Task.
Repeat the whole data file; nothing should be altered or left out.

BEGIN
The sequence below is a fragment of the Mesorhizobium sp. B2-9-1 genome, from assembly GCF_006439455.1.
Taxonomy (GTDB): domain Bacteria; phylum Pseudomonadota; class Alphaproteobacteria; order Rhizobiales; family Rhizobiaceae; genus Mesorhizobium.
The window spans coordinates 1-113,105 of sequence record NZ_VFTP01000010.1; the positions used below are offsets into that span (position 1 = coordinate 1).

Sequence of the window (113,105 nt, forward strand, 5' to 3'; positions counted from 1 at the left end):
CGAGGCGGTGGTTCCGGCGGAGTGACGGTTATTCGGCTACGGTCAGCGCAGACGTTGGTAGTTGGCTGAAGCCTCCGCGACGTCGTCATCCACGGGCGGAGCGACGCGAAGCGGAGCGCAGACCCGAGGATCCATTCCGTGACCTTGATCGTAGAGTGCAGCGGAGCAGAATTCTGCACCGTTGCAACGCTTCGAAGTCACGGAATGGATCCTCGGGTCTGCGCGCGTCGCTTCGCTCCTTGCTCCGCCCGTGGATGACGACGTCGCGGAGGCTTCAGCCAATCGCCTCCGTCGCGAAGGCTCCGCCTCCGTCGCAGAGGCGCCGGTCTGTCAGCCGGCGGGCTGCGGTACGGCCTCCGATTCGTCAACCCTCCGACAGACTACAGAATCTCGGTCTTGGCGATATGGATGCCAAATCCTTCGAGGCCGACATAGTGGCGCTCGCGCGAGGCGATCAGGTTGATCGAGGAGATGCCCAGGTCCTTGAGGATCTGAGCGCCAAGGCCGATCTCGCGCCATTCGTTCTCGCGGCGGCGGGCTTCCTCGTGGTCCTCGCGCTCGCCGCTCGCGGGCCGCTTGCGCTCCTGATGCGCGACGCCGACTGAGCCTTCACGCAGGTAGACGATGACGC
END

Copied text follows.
The sequence below is a fragment of the Mesorhizobium sp. B2-9-1 genome, from assembly GCF_006439455.1.
Taxonomy (GTDB): domain Bacteria; phylum Pseudomonadota; class Alphaproteobacteria; order Rhizobiales; family Rhizobiaceae; genus Mesorhizobium.
The window spans coordinates 1-113,105 of sequence record NZ_VFTP01000010.1; the positions used below are offsets into that span (position 1 = coordinate 1).

Sequence of the window (113,105 nt, forward strand, 5' to 3'; positions counted from 1 at the left end):
CGAGGCGGTGGTTCCGGCGGAGTGACGGTTATTCGGCTACGGTCAGCGCAGACGTTGGTAGTTGGCTGAAGCCTCCGCGACGTCGTCATCCACGGGCGGAGCGACGCGAAGCGGAGCGCAGACCCGAGGATCCATTCCGTGACCTTGATCGTAGAGTGCAGCGGAGCAGAATTCTGCACCGTTGCAACGCTTCGAAGTCACGGAATGGATCCTCGGGTCTGCGCGCGTCGCTTCGCTCCTTGCTCCGCCCGTGGATGACGACGTCGCGGAGGCTTCAGCCAATCGCCTCCGTCGCGAAGGCTCCGCCTCCGTCGCAGAGGCGCCGGTCTGTCAGCCGGCGGGCTGCGGTACGGCCTCCGATTCGTCAACCCTCCGACAGACTACAGAATCTCGGTCTTGGCGATATGGATGCCAAATCCTTCGAGGCCGACATAGTGGCGCTCGCGCGAGGCGATCAGGTTGATCGAGGAGATGCCCAGGTCCTTGAGGATCTGAGCGCCAAGGCCGATCTCGCGCCATTCGTTCTCGCGGCGGCGGGCTTCCTCGTGGTCCTCGCGCTCGCCGCTCGCGGGCCGCTTGCGCTCCTGATGCGCGACGCCGACTGAGCCTTCACGCAGGTAGACGATGACGC